My name is Bond

My name is Bond

Bond has been on my mind a lot of late but, unlike many people, it is not the Daniel Craig film but the horror movie – or perhaps the comedy of errors – that is the fixed income sector I have been watching through my fingers. This world is not full of fast cars and vodka martinis – well, perhaps for a few of the fund managers it might be – but the rather more mundane considerations of duration, liquidity and the direction and timing of interest moves.

The numbers of actors who have played 007 on-screen may be growing but it has nothing on the fixed income cast-list. In the three most popular Investment Association bond sectors – Sterling Corporate Bond, Sterling Strategic Bond and Global Bonds – the listed funds align themselves to a total of 70 different indices and benchmarks, with more than a few declining to follow any benchmark at all.

The huge range of strategies on offer even within those three fund groupings makes it very difficult to say who has done a decent job. Such is the variety of ways to make – and lose – money in bonds, many investors have settled on using ‘strategic’ funds on the heroic assumption their managers will know what is going on at the ECB, BoE, BoJ, SNB and others and position their portfolios accordingly.

And yes, I deliberately omitted the Fed from that list on the basis barely anyone – including most of the FOMC members – has a clue what is going on there. US policymakers seem to be saying rates should be going up and yet, at the ECB, Mario Draghi has threatened they might actually be about to go down …

But why in fact do we need to invest in bonds at all? A lot of them have negative real yields and the attraction of the high-yield sector is on the wane as defaults inevitably start to rise. Yields are also on the up there, of course, but that should be taken as a warning not a magnet.

Over the past 35 years or so, the bond bull market has been the only game in town and, looking at the chart to the right, it may still be. The asset class posted its most recent all-time high in September – so no sign of a bear market … or at least not yet. Over the same time period, portfolio construction has been in thrall to modern portfolio theory and mean variance optimisation. Bonds, based on their historical long-term track record, are deemed to be less volatile and hence less risky than equities so exponents of mean variance optimisation will tell you an allocation of 60% to bonds and 40% to equities will be a nice and cosy low-risk strategy.

Yet that assumes bond and equity returns will behave in the same way they have done for the last 35 years, which seems ever so slightly unlikely, does it not? The current seven-year forecasts for real returns from US large cap equity and US bonds suggested by GMO, for example, are minus 0.6% and minus 1.1%. Stick that in your mean variance optimiser and see what comes out of the sausage machine …

Now, GMO suffers from the same problem as the rest of us – we are all fallible when it comes to forecasting, but the point with modern portfolio theory is that a small change in your assumptions can make a disproportionate difference to the asset allocation you end up with. GMO’s three highest forecasts are for emerging market equity, emerging market debt and timber – an interesting sort of a portfolio that would cause a certain amount of indigestion for the ‘Modernistas’. The long-term historical US equity return may be 6.5% but, in our monetary policy-constrained, experimental world that seems a far-off realisation too.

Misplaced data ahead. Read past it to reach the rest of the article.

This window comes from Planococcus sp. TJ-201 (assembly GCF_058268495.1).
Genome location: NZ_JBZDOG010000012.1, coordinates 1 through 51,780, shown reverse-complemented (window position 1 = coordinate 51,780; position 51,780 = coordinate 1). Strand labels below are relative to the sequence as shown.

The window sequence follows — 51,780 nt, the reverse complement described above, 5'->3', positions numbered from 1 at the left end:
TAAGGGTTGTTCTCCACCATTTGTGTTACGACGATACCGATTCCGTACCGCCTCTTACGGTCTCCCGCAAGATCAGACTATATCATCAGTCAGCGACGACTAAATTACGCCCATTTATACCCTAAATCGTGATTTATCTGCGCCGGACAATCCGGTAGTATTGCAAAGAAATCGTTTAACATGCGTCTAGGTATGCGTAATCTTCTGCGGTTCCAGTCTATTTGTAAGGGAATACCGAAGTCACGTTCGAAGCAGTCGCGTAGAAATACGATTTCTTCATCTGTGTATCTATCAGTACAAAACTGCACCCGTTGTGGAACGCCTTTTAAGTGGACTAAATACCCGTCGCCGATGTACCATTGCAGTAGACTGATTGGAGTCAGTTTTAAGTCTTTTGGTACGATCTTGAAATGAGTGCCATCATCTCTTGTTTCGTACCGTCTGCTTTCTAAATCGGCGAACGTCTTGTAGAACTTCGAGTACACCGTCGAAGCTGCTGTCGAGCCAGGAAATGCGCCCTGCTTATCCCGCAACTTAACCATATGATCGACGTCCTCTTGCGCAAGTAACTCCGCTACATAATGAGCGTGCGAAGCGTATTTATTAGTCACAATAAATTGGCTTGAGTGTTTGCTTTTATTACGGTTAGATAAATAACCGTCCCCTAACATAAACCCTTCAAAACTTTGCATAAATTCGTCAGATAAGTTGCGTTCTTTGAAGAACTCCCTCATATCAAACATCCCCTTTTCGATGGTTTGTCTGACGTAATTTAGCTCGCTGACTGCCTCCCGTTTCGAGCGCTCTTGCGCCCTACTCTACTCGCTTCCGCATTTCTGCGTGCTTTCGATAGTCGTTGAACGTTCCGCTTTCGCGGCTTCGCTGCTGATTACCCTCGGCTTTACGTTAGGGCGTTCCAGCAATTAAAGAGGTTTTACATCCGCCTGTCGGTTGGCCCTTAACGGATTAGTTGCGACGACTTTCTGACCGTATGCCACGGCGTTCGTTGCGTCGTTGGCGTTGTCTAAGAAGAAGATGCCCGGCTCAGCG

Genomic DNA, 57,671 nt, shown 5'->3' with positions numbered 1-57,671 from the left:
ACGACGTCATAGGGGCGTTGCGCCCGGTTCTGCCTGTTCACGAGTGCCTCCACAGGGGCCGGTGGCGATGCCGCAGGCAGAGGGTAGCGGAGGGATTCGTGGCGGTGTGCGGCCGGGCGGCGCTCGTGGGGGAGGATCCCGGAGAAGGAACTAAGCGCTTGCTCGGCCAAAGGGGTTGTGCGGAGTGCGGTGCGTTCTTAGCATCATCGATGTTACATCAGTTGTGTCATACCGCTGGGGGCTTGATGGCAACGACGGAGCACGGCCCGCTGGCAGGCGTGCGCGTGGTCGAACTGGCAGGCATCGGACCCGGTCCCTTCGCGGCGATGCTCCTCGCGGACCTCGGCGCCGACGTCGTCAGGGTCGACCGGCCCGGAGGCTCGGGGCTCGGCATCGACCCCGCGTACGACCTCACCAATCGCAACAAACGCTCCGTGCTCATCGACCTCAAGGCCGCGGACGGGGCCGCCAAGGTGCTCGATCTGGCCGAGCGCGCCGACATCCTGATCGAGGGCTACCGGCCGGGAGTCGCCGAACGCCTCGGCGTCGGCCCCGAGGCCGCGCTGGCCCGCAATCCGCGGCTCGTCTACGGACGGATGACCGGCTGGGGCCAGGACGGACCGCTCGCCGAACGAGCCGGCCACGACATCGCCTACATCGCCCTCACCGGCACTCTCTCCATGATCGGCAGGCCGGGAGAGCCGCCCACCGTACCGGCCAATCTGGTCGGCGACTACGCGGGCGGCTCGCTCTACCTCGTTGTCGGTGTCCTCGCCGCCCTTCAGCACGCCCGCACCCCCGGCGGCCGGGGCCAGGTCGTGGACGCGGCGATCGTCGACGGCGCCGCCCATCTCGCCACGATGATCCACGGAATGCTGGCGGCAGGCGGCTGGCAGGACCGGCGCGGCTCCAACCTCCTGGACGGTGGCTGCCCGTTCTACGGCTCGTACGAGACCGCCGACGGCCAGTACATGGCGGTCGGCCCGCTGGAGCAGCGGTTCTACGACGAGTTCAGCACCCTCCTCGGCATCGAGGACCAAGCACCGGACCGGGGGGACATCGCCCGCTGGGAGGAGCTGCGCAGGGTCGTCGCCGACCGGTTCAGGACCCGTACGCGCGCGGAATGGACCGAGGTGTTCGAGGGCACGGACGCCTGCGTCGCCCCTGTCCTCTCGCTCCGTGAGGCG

Liquidity received a mention in the opening paragraph and there is no doubt it could be an almighty problem one fine day. If that comes to pass, it will not be just the bond giants and their investors who will suffer, it will be all the bond funds – large and small. How long would any dislocation last? If it is a ‘flash crash’, high-frequency trading-type event, maybe not very long. If it is based on the perception rates are going up for some time and to levels that only five years ago were deemed ‘normal’, then probably a lot longer than most investors can stay solvent.

Those who were early to eschew bond world used cash as their proxy but, in a negative real rate environment – and one that looks like getting worse before it gets better – we need to look elsewhere. In short, we need ‘alternatives’. Along with ‘hedge fund’ and ‘derivatives, that word does not always receive a good press – ‘Too difficult for the end-investor to understand’, as the refrain often runs. But they will understand all right on the day their 60% allocation to bonds is found wanting …

While we wait for the Fed to make up its mind on whether or not to raise interest rates in December, we also need to contemplate negative nominal rates in Europe, which is one way Draghi could force the banks to use their reserves more effectively. He would hope for them to make more loans to businesses but it is just as likely the money will move into the asset markets.

With global GDP still anaemic at best – the CEO of Danish shipping giant Maersk has said the IMF’s forecasts of growth are far too optimistic – how far can equity multiples be pushed until it is finally spotted the emperor is lacking in the clothing department? A mistake on interest rates either way could usher in the ‘Spectre’ of significant market volatility in both bonds and equities – the scenario that, in their infinite wisdom, the central banks are trying so desperately to avoid.

Click here to download in pdf format